Bomber Takes Truth to Grave

Stephen Jones, the lead trial attorney for Timothy McVeigh, writes in the newly updated version of his 1998 book, Others Unknown: The Oklahoma City Bombing Case and Conspiracy, that "the real story of the bombing as the McVeigh defense pursued it is complex, shadowy and sinister. It stretches, weblike, from America's heartland to the nation's capital, the Far East, Europe and the Middle East, and much of it remains a mystery."

Jones continues in the tones of a conspiratorial whisper: "There may be reasons why this is so, but perhaps the most important has been the U.S. government. And, in the end, the Oklahoma City bombing conspiracy may not merely be the crime itself but also the systematic, deliberate attempt of our federal government to prevent all of us from finding out what exactly happened on that terrible April morning."

Conspiracy theories from trial lawyers whose clients have been convicted of unfathomable crimes are familiar stuff. But that's the story from the trial attorney for the man who is scheduled to be executed for his part in this nation's worst mass murder and he's sticking to it. Jones, perhaps better than any other, knows more about this crime that didn't make it into the trial, or even the press. And there are others, many others, who believe the whole truth has not been told.

Not the least of these is a host of respected journalists from mainstream media who have spent years pursuing the same leads as McVeigh's defense team, dogging the men and places that seemed to show up on their radar screens again and again: Places such as Elohim City, a fortress of alleged paramilitary radicals on the border between Arkansas and Oklahoma. Names such as Louis Beam, former grand dragon of the Texas Ku Klux Klan and author of the anarchist treatise, The Leaderless Resistance; Kirk Lyons, founder of the Cause Foundation and a long-standing member of the Aryan Nation; David Hollaway, former legal assistant to Lyons and a member of the Christian Identity movement; Dennis Mahon, a former Klansman and head of White Aryan Resistance (WAR) in Oklahoma City; and Andreas (Andi) Strassmeir, chief of security at Elohim City and a close friend of Mahon.

Now, however, for reasons unknown, the investigative reporters and editors who followed all this are refusing even to discuss their investigations of the bombing and the possible conspirators they so tirelessly tracked.

Then there are the nearly 200 relatives of the bombing victims who not only believe there is much more to the story, but that some agents of the federal government had prior knowledge or even warning of the bombing. In fact, questions about what the government may have known are so important to these families that in March 1997 survivors and relatives of the victims filed notice of a federal tort claim against several federal agencies, detailing a variety of potential allegations.

The Bureau of Alcohol, Tobacco and Firearms (ATF), the U.S. Marshal's Service, the Federal Protection Service, the General Services Administration and the FBI are among the agencies given notice that the survivors/families intend to raise serious questions about how much the federal government knew, or should have known, about the April 19, 1995, bombing of the Alfred P. Murrah Federal Building in Oklahoma City.

Four years after formal notice was filed, the government has not responded, leaving the door open for the survivors and relatives of the victims to proceed with their lawsuit.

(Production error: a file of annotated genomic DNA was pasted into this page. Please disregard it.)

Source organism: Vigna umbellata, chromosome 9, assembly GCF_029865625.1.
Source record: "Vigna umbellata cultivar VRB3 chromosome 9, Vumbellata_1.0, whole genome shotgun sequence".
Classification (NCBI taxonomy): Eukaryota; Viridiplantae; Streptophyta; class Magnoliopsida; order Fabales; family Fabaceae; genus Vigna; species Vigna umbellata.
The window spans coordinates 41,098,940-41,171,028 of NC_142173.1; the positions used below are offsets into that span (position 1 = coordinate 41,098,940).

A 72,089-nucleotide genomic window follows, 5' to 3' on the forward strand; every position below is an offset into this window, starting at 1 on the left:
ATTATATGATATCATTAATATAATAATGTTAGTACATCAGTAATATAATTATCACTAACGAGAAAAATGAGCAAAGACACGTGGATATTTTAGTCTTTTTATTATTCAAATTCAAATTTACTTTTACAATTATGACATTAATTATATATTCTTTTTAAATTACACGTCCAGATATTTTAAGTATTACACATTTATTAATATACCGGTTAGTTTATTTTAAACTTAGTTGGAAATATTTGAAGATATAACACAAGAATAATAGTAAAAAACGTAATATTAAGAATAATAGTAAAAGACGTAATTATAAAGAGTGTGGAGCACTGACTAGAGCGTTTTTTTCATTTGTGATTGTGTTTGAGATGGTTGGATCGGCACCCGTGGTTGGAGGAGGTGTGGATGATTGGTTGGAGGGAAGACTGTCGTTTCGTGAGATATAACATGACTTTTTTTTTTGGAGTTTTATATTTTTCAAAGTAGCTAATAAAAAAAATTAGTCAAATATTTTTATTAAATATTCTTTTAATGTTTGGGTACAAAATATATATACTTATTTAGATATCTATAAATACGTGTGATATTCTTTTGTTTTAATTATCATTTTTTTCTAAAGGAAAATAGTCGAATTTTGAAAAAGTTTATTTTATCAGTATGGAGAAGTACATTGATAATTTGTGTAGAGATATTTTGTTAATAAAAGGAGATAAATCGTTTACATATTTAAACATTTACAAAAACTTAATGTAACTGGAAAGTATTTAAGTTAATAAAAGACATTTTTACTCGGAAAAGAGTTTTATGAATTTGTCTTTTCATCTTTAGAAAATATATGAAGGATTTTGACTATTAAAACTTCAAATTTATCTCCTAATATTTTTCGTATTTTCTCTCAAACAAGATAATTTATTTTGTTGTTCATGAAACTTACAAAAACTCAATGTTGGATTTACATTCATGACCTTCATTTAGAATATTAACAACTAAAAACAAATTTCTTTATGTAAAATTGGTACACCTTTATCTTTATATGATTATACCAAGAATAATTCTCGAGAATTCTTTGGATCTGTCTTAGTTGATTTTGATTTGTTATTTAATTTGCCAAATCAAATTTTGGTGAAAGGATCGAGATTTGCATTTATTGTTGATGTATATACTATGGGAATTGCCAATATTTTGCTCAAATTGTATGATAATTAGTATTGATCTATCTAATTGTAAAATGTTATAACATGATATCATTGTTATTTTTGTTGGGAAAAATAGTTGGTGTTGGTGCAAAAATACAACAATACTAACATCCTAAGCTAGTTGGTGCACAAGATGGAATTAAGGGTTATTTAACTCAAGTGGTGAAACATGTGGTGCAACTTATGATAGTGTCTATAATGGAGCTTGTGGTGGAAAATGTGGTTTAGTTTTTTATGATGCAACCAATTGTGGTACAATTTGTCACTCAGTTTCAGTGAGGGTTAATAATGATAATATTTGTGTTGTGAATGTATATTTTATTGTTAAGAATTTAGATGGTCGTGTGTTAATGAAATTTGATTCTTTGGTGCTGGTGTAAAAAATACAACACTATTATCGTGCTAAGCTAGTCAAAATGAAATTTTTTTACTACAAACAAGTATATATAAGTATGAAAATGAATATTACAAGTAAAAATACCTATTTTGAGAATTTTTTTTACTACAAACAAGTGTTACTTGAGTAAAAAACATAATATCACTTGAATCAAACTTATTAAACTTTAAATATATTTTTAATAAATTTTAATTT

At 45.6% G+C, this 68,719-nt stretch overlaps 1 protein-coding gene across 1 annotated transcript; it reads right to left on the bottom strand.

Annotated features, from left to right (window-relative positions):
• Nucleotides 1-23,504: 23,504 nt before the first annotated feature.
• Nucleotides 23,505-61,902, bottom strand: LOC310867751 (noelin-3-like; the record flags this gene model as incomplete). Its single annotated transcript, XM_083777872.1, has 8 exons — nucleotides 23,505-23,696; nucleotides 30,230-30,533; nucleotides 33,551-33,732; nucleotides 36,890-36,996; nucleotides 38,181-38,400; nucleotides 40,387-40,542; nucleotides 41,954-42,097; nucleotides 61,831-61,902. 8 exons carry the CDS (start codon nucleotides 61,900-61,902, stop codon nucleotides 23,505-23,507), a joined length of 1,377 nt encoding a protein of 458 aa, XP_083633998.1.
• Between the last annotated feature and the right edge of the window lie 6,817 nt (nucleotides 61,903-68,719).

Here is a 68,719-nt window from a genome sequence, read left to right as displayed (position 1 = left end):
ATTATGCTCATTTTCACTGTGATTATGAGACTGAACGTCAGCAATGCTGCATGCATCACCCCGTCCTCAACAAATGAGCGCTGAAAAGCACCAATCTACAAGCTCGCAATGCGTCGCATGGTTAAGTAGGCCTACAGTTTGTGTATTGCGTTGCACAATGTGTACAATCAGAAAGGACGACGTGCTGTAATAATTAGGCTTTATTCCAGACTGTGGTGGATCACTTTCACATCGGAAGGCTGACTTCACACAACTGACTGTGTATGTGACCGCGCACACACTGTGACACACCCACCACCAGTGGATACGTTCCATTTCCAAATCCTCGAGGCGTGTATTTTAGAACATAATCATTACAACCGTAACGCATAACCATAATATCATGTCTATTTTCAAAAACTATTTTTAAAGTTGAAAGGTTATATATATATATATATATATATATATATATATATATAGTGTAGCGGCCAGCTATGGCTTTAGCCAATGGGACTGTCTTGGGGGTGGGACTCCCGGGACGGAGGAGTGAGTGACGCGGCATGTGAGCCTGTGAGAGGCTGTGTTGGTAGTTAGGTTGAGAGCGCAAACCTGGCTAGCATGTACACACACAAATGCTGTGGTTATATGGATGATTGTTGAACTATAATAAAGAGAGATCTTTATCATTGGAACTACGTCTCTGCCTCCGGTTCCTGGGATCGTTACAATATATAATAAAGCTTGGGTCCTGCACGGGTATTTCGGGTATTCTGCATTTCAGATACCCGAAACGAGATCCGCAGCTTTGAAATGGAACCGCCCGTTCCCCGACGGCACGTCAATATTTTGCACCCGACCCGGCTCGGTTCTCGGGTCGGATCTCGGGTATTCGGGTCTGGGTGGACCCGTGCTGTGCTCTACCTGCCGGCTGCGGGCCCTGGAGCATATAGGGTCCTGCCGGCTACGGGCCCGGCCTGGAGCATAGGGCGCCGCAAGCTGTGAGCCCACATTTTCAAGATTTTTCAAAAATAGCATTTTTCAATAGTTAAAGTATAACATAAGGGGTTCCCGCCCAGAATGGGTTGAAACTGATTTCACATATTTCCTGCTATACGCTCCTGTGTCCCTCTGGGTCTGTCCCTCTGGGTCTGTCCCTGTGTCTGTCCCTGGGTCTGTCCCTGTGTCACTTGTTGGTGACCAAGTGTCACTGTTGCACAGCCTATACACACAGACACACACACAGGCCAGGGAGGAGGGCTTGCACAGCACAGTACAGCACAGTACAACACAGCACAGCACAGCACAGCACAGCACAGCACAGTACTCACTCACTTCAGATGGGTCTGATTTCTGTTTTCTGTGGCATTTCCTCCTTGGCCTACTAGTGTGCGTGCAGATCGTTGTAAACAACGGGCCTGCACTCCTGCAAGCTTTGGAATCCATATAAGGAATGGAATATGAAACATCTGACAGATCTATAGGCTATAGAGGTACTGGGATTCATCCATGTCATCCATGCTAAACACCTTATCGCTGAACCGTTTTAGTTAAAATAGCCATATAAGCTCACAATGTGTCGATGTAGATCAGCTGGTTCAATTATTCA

According to the attorney representing the families, this is a negligence action and, most likely, they will claim that the government had enough knowledge and information that federal buildings in Oklahoma City were likely targets on the day of the bombing that extra precautions could and should have been taken. Richard Bieder of the Bridgeport, Conn., law firm of Koskoff, Koskoff & Bieder, is the lead attorney collecting information on the claim. He has zeroed in on many of the same shadowy figures tagged earlier by the McVeigh defense team as it sought to determine whether representatives of the federal government, through operatives or even paid informants, had knowledge the bombing was being planned.

"We're looking," Bieder explains, "for information that will allow us to bring this suit. There is a lot of speculation and rumor, but the original link - the first hint of prior knowledge - is that there were many who reported seeing people in uniform just prior to the bombing. There also is the information about Elohim City, Andreas Strassmeir and government informant Carol Howe. Howe's statements don't provide us with a clear-cut case of prior knowledge - nothing that we can bring suit with - but we're still collecting evidence, still looking at information."

An attorney representing potential claimants in another aspect of the Oklahoma City bombing also raises the names of those being referred to as the "usual suspects." Even relatives of the victims - those with nagging questions about facts surrounding the bombing - are well-versed in the alleged connections of the reportedly suspected conspirators and their alleged relationships to McVeigh.

Take for instance Cathy Wilburn. She and her late husband, Glenn, were among the first to question the official version of events and sign on to the tort claim. Their daughter, Edye Stowe, lost two children in the bombing - Chase, age 3, and Colton, age 2. In the aftermath, very early on, they began learning of oddities and anomalies between what officially was being said and what witnesses said had occurred.

"It was during a meeting at my home of the families who lost children at the day-care center," Wilburn recalls, "that one of the mothers told us she had seen the Oklahoma County Bomb Squad downtown that morning before the bombing. My husband didn't believe she could be right, so he went down to the sheriff's office and questioned them about it. They said, `Absolutely not,' that the bomb squad had not been downtown that morning. Then, little by little, articles would come out in the newspaper about other people who also had seen the bomb squad. It was about two or three months later that the sheriff's department changed its story, and said, `Oh, it's our mistake. Our guy was downtown running errands, and he stopped to get a cup of coffee.'"

Wilburn says it "just seemed odd that they would go out on an errand and hook up the bomb-disposal-unit trailer to get coffee."

Another bothersome issue for the Wilburns was the apparent amnesia of law-enforcement officials with whom they spoke about the significance of April 19. It didn't take long for the families touched by the crisis to learn that people and organizations under suspicion took that date very seriously.

Wilburn tells Insight, "When several law-enforcement officials told us that they didn't know about the importance of April 19, my husband rattled off the events. He said April 19, 1775, was `the shot heard around the world'; April 19, 1942, the Nazis celebrated the burning of the Warsaw Ghetto; April 19, 1985, was the day the FBI raided the compound of the Covenant, the Sword and the Arm of the Lord (CSA); April 19, 1992, was the original aborted raid on Randy Weaver's cabin at Ruby Ridge, Idaho; and April 19, 1993, was the day Mount Carmel was burned to the ground by the ATF at Waco, Texas."